Journal: October 1st, 2010

I just had a delicious meal of turkey burgers with a side of corn on the cob fresh off the garden. The burger, a turkey cheese burger to be precise, was quite epic. I used smoked gouda cheese, and for fixin’s, had cucumber fresh off the vine, onions, and avocado. Mmmm.

A few years ago, I stopped eating beef (save for the occasional lapses) for environmental reasons, and started making turkey burgers whenever I felt like having a burger. Rather than buy pre-made burger patties, I make them from scratch, since it’s so easy (and much cheaper). The basic “recipe” I use is as follows:

  • 1 ~ 1.5lb ground turkey
  • 1 ~ 2 slices of bread
  • a bit of milk (dairy, or soy/almond/donkey milk)
  • 1 egg
  • 1/4 – 1/2 finely chopped onion
  • seasoning to taste
  • a bit of oil

I first tear up the bread in a little bowl, and pour in just enough milk to soak the bread and make it soft. The bread-milk mush then gets mixed into the ground turkey and all the other ingredients in a bowl. Make patties, then cook in a pan or grill. When grilling, it helps to make the patties before hand and freeze them. The frozen patties will retain their shape longer, while raw patties might ooze through the grills before they’ve had a chance to cook and harden. Ground turkey by itself tends to be leaner than ground beef, so you need binding to keep it from falling apart, hence the bread, egg and onion. I’m sure there are other bindings that could be used, and if you could find fatty ground turkey, that might not be necessary either.


In other news, I’ve resumed work on Hut 2.0 after a 3 week hiatus which was spent mostly in San Francisco. Now, I’m back, and the weather’s cleared up nicely, so I’m making slow but steady progress again. I’m still working on the roof, and over the last couple of days, got some OSB sheets up. Before I could get to the roof, I had to put up some scaffolding, which consists of four 2x4x16s nailed onto my 4×4 posts about 3 feet below the eaves, with a 2x6x16 laid across the 2x4s parallel to the eaves about 2 ft off the wall. The hardest part of it all is getting the OSB up there. Each sheet weighs probably 40lb, is 4 feet wide and is longer than I am tall, so it’s a bit unwieldy to say the least. I got one sheet up by brute forcing it up the ladder and tossing it onto the rafters. But that required me to go up the ladder without my hands, the board resting partially on my head and shoulder, then heave it with all my might over the eaves onto the rafters (I’d attached stoppers to the ends of a couple of rafters to keep the sheet from sliding off, once I got it up there). I did it once, but didn’t think I could do that again, much less 7 more times. Fortunately, once I had the scaffolding up, I found that I could toss the boards onto the scaffolding, and avoid the part where I climb a ladder practically blind and handless. Unfortunately, due to the size of the boards and the height of the scaffolding (over 8ft from the ground), I can’t exactly see the scaffolding when I’m behind the board and trying to lift it up. So I just have to toss it up with a heavy oompf, then step away in case the board fails to land on the scaffolding and decides to come back to earth.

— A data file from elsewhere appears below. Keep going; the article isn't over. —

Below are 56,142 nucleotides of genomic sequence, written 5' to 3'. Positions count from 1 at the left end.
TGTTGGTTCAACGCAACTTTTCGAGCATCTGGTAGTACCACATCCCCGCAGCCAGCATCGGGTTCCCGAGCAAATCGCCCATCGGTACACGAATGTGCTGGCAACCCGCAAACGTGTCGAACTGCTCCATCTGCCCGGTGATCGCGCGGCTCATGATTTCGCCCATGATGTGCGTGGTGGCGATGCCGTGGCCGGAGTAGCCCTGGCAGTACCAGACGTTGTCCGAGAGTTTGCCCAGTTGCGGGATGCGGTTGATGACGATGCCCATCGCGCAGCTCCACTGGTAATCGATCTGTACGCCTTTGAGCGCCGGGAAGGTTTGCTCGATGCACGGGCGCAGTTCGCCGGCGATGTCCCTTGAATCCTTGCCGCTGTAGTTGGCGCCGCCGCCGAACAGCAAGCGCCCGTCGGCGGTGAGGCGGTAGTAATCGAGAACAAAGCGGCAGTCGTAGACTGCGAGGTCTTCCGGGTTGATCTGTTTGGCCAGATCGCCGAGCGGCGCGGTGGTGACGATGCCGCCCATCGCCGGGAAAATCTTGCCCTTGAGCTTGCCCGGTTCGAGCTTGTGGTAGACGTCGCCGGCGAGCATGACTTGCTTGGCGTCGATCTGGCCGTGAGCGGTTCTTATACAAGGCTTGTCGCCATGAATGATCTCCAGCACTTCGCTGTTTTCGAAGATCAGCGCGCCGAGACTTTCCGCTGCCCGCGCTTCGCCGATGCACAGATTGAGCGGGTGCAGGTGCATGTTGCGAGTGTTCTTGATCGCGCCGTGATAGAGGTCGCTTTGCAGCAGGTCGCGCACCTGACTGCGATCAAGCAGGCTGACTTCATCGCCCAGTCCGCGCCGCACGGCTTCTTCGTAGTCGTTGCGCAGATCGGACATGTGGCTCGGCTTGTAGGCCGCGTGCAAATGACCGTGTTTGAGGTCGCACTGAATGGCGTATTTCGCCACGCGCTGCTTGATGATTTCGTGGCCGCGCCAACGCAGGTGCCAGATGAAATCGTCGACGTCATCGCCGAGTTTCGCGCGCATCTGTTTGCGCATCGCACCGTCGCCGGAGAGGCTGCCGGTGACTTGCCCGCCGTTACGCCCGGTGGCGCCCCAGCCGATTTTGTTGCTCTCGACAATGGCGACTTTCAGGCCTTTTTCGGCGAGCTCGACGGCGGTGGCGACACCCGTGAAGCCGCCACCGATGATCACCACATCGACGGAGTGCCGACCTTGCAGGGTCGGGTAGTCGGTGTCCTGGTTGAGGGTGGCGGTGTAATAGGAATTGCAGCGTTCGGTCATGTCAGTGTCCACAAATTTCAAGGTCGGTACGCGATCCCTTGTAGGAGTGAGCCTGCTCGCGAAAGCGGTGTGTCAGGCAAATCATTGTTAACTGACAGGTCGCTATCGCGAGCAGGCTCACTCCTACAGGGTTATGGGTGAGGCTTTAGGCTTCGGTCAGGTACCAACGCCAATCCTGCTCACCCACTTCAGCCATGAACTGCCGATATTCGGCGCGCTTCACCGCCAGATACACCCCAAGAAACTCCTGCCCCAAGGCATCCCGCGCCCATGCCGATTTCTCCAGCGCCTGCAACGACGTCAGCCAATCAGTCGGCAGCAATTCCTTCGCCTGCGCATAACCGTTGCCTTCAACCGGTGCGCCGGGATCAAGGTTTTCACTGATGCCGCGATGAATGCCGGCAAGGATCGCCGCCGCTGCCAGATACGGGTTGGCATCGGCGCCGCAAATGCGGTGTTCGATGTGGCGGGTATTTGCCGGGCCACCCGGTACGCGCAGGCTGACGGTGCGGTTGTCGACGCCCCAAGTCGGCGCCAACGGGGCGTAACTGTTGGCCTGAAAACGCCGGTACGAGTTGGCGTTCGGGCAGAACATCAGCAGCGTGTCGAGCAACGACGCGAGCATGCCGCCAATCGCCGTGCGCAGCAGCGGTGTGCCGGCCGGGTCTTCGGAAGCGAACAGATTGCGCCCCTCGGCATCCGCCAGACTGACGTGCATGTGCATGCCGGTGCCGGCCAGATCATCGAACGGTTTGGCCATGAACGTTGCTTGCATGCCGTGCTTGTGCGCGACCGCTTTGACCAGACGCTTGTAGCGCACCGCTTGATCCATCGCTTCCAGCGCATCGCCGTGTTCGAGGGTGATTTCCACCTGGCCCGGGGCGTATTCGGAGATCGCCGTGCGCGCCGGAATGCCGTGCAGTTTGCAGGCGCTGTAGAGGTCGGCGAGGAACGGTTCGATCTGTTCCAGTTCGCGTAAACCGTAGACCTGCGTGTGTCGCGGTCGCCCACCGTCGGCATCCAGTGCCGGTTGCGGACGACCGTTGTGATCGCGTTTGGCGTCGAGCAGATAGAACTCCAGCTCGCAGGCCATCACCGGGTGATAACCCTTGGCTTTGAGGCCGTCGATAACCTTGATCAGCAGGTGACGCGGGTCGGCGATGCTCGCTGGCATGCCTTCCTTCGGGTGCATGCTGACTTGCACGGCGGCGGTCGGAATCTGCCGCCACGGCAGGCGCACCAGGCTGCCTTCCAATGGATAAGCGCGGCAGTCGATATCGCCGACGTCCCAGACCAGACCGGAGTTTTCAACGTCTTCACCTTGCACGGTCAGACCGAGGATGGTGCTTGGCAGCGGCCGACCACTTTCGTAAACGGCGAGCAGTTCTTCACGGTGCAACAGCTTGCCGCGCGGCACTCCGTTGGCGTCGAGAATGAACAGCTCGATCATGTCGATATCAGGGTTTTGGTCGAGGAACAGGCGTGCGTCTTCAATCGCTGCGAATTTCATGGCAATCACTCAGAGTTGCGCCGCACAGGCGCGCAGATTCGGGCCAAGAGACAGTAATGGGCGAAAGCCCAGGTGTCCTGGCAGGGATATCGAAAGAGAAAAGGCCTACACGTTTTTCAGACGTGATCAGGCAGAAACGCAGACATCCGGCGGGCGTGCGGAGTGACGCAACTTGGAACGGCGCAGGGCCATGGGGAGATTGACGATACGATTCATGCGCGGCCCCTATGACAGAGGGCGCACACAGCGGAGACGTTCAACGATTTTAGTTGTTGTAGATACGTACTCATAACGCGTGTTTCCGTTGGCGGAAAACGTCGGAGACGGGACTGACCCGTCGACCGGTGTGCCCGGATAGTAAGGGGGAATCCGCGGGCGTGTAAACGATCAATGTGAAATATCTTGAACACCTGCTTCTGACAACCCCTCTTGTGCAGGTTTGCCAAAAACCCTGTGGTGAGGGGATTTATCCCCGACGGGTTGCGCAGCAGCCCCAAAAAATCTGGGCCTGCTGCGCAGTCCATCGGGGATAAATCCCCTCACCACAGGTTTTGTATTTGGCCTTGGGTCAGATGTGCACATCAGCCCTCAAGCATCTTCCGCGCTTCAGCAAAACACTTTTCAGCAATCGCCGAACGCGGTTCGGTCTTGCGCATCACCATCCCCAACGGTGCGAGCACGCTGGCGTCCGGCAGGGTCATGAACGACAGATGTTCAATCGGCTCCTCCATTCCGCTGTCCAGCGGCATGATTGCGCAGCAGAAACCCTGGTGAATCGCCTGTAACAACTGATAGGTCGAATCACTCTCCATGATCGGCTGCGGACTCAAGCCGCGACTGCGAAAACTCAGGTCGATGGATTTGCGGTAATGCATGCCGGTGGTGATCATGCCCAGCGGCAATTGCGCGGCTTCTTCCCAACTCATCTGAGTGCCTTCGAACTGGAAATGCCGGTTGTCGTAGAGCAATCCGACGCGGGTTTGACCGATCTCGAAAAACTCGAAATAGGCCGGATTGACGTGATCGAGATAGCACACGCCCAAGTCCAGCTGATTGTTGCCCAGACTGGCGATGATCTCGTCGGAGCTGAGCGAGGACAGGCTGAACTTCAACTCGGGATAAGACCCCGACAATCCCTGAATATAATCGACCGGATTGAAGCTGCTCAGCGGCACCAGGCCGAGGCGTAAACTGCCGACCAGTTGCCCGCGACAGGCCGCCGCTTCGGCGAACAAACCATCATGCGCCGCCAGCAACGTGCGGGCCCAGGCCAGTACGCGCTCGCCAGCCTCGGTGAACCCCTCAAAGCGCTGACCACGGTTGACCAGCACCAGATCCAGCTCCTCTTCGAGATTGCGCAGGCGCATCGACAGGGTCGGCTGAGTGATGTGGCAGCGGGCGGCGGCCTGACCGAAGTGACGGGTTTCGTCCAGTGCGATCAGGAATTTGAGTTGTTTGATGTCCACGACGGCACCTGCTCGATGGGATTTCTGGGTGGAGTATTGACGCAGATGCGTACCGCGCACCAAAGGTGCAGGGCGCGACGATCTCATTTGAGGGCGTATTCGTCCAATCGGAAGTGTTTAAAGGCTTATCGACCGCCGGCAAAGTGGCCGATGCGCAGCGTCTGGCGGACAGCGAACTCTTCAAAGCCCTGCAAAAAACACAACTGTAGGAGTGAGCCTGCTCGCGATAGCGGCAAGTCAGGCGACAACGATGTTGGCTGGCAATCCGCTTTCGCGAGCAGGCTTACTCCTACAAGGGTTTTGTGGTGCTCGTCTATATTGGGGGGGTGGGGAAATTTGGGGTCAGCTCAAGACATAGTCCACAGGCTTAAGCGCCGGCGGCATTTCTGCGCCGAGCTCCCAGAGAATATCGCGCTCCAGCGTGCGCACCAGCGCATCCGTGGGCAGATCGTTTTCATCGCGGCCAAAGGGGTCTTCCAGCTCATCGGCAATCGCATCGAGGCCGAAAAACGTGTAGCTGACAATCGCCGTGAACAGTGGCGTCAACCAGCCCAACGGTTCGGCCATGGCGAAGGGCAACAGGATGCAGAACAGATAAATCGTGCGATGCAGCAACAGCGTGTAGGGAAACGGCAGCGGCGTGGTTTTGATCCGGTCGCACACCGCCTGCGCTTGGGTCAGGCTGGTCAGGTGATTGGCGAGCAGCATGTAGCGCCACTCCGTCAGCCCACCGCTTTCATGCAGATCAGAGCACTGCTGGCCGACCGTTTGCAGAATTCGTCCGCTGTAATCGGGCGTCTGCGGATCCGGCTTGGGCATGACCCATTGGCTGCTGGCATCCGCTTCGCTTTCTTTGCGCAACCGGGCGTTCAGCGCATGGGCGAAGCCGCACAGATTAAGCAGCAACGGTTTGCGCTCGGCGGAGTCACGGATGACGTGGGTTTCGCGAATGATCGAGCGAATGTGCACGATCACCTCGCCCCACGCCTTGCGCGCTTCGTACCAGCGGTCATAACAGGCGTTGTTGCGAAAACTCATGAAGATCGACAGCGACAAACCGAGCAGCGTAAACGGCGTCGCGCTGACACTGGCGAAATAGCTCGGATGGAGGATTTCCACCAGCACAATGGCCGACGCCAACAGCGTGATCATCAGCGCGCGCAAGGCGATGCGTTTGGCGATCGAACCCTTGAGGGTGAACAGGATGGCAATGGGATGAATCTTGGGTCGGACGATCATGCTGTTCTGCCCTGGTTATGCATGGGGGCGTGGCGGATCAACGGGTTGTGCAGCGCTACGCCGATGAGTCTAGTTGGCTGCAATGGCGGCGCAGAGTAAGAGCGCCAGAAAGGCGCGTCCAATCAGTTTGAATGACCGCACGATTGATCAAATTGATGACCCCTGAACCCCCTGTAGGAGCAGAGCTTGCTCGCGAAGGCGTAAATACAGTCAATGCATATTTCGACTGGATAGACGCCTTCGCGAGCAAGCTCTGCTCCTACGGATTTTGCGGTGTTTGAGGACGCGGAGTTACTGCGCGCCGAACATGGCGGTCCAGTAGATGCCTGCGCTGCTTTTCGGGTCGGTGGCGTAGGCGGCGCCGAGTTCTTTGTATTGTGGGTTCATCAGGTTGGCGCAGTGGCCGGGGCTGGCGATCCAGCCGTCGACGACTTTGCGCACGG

Yup. I’m having fun.

In related news, I decided to change the location of my door, based on something I read in an architecture book. According to my original plan, my hut was supposed to look something like this (looking down from above):

  \                 |    \ = door
  |                +|    + = ladder to loft
  |                 |